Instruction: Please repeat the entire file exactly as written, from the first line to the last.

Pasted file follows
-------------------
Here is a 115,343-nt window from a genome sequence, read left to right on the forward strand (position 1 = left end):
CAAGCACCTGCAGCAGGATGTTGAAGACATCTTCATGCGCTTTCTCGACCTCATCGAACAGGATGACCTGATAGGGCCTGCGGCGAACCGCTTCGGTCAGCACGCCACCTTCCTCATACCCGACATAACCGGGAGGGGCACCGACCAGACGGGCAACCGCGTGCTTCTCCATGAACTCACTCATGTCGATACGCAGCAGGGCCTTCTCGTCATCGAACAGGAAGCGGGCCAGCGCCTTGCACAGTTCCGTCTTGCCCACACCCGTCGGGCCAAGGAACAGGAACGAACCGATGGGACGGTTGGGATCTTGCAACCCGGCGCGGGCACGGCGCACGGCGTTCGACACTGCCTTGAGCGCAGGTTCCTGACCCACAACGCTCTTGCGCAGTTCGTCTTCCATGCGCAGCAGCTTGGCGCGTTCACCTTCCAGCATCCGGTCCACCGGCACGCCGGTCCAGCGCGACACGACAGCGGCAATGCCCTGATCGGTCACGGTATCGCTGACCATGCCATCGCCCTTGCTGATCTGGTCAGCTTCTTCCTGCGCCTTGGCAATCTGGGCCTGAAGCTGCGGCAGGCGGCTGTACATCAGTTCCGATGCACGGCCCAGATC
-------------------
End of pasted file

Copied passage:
Here is a 115,343-nt window from a genome sequence, read left to right on the forward strand (position 1 = left end):
CAAGCACCTGCAGCAGGATGTTGAAGACATCTTCATGCGCTTTCTCGACCTCATCGAACAGGATGACCTGATAGGGCCTGCGGCGAACCGCTTCGGTCAGCACGCCACCTTCCTCATACCCGACATAACCGGGAGGGGCACCGACCAGACGGGCAACCGCGTGCTTCTCCATGAACTCACTCATGTCGATACGCAGCAGGGCCTTCTCGTCATCGAACAGGAAGCGGGCCAGCGCCTTGCACAGTTCCGTCTTGCCCACACCCGTCGGGCCAAGGAACAGGAACGAACCGATGGGACGGTTGGGATCTTGCAACCCGGCGCGGGCACGGCGCACGGCGTTCGACACTGCCTTGAGCGCAGGTTCCTGACCCACAACGCTCTTGCGCAGTTCGTCTTCCATGCGCAGCAGCTTGGCGCGTTCACCTTCCAGCATCCGGTCCACCGGCACGCCGGTCCAGCGCGACACGACAGCGGCAATGCCCTGATCGGTCACGGTATCGCTGACCATGCCATCGCCCTTGCTGATCTGGTCAGCTTCTTCCTGCGCCTTGGCAATCTGGGCCTGAAGCTGCGGCAGGCGGCTGTACATCAGTTCCGATGCACGGCCCAGATC